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Brain Dev. 2001 Jul;23(4):246-50.

Acquired epileptiform opercular syndrome: a case report and results of single photon emission computed tomography and computer-assisted electroencephalographic analysis.

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  • 1Department of Pediatrics, Tokyo Woman's Medical University, 8-1 Kawada-cho, Shinjuku-ku, 162, Tokyo, Japan.


We report here a girl aged 5 years 3 months with cryptogenic localization-related epilepsy who showed a prolonged episode characterized by dysarthria, dysphagia, drooling and paresis of the right arm associated with almost continuous diffuse sharp-slow wave complexes during sleep. These symptoms were not directly related to seizures or to each sharp-slow wave complex revealed by examination during the video electroencephalographic (EEG) recording. The interictal single photon emission compute tomography showed a localized high perfusion area in the left posterior frontal region. The introduction of clonazepam completely controlled the clinical symptoms as well as the EEG abnormality within 2 weeks. After 4 months of remission, a similar episode recurred which was associated with aggravation of EEG. The clinical and EEG characteristics of this patient were identical to those of acquired epileptiform opercular syndrome (AEOS), a newly proposed epileptic syndrome, in which a transient operculum syndrome develops in association with continuous spike-and-wave activity during slow sleep (CSWS). Computer-assisted EEG analysis demonstrated that the epileptic EEG focus was located in the left sylvian fissure, and produced secondary bilateral synchronous sharp-slow complexes. The present study further supports the hypothesis that the electrical interference by CSWS creates bilateral opercular dysfunction through the mechanism of secondary bilateral synchrony, thus producing AEOS.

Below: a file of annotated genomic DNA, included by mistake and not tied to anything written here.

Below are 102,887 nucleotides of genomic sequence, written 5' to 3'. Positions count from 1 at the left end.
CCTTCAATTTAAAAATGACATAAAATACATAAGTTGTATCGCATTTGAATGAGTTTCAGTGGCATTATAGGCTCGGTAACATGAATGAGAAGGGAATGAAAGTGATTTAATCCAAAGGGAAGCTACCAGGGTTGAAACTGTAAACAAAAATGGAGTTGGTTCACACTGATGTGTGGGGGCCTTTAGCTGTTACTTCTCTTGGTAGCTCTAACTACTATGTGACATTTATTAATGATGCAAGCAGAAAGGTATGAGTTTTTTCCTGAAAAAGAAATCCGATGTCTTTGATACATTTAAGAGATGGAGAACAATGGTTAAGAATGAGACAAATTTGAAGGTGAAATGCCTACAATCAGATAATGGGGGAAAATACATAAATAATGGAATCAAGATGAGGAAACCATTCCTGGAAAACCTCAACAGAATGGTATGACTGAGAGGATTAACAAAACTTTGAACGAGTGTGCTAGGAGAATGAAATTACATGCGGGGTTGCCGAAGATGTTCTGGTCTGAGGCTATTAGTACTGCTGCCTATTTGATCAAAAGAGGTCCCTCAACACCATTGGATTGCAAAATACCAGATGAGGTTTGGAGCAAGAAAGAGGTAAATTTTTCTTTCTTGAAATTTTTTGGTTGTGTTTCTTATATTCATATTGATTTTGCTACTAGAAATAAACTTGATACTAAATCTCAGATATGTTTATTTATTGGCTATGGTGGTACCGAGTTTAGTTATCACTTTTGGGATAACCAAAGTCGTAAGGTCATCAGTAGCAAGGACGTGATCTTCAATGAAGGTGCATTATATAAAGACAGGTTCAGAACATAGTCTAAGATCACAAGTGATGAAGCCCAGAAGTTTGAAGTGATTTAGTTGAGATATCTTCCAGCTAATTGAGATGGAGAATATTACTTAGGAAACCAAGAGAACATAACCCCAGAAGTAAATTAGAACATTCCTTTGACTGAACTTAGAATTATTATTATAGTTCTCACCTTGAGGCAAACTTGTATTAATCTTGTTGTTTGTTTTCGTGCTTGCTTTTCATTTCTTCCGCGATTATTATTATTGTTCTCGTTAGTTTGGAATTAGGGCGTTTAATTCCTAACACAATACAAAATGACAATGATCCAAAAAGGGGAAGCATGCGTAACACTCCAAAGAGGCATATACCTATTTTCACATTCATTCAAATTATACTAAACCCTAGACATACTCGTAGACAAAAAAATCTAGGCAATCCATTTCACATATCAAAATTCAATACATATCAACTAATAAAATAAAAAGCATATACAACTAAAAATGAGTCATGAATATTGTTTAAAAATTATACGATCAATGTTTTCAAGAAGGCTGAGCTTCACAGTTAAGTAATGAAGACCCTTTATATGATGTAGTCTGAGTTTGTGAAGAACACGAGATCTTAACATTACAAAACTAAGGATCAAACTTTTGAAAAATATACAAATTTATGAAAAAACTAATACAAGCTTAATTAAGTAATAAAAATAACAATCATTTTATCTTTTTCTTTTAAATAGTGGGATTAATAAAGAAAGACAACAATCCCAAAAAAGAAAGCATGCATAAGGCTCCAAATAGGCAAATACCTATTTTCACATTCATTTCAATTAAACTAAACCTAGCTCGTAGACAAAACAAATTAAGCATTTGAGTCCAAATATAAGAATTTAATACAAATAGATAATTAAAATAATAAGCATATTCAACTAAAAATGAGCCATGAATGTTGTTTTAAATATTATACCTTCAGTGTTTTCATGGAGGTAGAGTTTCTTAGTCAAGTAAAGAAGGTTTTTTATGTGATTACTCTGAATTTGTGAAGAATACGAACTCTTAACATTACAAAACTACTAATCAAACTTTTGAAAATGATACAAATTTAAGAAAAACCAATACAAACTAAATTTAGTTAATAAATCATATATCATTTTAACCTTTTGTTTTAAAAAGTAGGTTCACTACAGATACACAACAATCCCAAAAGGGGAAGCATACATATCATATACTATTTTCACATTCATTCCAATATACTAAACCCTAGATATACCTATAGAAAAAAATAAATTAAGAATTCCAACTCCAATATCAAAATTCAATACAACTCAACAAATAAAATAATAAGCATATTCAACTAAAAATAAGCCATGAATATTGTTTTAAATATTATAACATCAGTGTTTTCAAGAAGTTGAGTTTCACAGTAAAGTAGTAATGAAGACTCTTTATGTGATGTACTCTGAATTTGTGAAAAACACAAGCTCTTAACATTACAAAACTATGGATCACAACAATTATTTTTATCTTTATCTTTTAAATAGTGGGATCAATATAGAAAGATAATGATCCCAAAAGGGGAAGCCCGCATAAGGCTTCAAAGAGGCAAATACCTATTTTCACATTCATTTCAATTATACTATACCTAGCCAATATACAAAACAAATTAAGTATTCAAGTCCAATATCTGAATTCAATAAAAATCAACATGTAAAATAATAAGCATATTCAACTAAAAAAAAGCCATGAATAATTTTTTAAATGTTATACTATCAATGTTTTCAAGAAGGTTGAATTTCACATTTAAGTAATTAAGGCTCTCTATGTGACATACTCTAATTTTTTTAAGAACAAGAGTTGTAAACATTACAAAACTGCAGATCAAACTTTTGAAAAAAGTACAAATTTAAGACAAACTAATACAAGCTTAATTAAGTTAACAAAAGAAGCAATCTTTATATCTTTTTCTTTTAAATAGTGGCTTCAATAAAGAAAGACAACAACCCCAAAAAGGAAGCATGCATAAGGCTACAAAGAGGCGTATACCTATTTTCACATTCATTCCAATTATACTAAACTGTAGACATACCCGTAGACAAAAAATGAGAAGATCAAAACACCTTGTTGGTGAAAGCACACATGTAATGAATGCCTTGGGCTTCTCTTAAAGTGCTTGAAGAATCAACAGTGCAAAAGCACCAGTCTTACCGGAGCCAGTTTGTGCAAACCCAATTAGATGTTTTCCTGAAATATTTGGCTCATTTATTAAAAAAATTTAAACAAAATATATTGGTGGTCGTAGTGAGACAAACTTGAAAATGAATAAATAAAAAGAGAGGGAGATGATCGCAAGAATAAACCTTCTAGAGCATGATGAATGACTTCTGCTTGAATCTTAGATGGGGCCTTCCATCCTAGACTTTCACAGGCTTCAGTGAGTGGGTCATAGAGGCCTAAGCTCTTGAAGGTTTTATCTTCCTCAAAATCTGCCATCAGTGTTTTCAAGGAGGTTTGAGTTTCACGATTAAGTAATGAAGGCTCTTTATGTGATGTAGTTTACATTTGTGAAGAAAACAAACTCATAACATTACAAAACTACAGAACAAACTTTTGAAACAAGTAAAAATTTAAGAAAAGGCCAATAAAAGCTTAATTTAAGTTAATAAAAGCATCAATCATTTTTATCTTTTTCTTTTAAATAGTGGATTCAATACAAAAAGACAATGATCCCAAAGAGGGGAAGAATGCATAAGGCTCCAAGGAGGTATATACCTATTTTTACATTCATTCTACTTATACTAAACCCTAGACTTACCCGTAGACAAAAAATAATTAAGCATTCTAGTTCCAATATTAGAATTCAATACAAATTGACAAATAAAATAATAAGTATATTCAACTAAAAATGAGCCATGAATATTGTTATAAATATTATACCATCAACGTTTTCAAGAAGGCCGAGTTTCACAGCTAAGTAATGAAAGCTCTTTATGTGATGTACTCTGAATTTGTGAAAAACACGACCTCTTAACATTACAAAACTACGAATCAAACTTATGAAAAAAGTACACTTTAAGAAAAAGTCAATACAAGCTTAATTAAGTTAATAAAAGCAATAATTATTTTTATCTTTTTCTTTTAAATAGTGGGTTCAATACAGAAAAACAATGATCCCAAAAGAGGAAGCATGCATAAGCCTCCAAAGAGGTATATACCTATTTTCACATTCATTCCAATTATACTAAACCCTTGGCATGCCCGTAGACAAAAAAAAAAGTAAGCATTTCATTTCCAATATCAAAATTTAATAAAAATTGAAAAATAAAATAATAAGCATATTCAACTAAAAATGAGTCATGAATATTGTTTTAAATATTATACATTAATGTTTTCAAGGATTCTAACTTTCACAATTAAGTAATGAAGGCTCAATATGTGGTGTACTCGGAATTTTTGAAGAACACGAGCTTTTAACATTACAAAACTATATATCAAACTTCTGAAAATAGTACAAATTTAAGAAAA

[PubMed - indexed for MEDLINE]
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